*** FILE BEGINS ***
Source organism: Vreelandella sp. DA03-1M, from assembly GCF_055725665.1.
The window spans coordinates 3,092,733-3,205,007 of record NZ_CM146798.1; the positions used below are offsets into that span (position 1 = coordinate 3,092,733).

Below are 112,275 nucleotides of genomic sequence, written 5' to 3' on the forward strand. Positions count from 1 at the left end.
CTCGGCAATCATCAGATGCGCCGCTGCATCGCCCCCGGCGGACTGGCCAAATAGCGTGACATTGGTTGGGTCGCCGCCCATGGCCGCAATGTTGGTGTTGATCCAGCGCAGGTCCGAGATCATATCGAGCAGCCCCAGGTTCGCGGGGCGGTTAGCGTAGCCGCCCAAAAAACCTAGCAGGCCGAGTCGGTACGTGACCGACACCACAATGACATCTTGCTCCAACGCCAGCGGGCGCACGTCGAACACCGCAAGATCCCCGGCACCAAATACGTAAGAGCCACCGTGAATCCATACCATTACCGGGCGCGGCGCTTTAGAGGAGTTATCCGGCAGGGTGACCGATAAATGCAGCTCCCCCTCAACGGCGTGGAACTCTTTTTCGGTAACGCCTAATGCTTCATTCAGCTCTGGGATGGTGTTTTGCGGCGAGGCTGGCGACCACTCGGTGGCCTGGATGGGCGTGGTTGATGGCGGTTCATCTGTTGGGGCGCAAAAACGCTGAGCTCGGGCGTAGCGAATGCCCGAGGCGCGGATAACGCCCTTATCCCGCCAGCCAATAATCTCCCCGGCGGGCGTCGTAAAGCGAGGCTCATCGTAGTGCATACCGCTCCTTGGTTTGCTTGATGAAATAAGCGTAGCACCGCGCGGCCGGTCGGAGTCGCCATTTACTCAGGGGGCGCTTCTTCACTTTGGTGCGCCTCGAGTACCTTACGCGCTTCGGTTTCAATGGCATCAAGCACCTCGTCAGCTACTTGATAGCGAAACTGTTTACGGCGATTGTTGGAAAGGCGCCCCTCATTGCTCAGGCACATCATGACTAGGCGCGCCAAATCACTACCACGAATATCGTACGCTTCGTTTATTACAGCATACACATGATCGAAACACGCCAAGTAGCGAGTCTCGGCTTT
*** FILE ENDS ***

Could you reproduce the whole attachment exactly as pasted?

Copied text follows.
Source organism: Vreelandella sp. DA03-1M, from assembly GCF_055725665.1.
The window spans coordinates 3,092,733-3,205,007 of record NZ_CM146798.1; the positions used below are offsets into that span (position 1 = coordinate 3,092,733).

Below are 112,275 nucleotides of genomic sequence, written 5' to 3' on the forward strand. Positions count from 1 at the left end.
CTCGGCAATCATCAGATGCGCCGCTGCATCGCCCCCGGCGGACTGGCCAAATAGCGTGACATTGGTTGGGTCGCCGCCCATGGCCGCAATGTTGGTGTTGATCCAGCGCAGGTCCGAGATCATATCGAGCAGCCCCAGGTTCGCGGGGCGGTTAGCGTAGCCGCCCAAAAAACCTAGCAGGCCGAGTCGGTACGTGACCGACACCACAATGACATCTTGCTCCAACGCCAGCGGGCGCACGTCGAACACCGCAAGATCCCCGGCACCAAATACGTAAGAGCCACCGTGAATCCATACCATTACCGGGCGCGGCGCTTTAGAGGAGTTATCCGGCAGGGTGACCGATAAATGCAGCTCCCCCTCAACGGCGTGGAACTCTTTTTCGGTAACGCCTAATGCTTCATTCAGCTCTGGGATGGTGTTTTGCGGCGAGGCTGGCGACCACTCGGTGGCCTGGATGGGCGTGGTTGATGGCGGTTCATCTGTTGGGGCGCAAAAACGCTGAGCTCGGGCGTAGCGAATGCCCGAGGCGCGGATAACGCCCTTATCCCGCCAGCCAATAATCTCCCCGGCGGGCGTCGTAAAGCGAGGCTCATCGTAGTGCATACCGCTCCTTGGTTTGCTTGATGAAATAAGCGTAGCACCGCGCGGCCGGTCGGAGTCGCCATTTACTCAGGGGGCGCTTCTTCACTTTGGTGCGCCTCGAGTACCTTACGCGCTTCGGTTTCAATGGCATCAAGCACCTCGTCAGCTACTTGATAGCGAAACTGTTTACGGCGATTGTTGGAAAGGCGCCCCTCATTGCTCAGGCACATCATGACTAGGCGCGCCAAATCACTACCACGAATATCGTACGCTTCGTTTATTACAGCATACACATGATCGAAACACGCCAAGTAGCGAGTCTCGGCTTT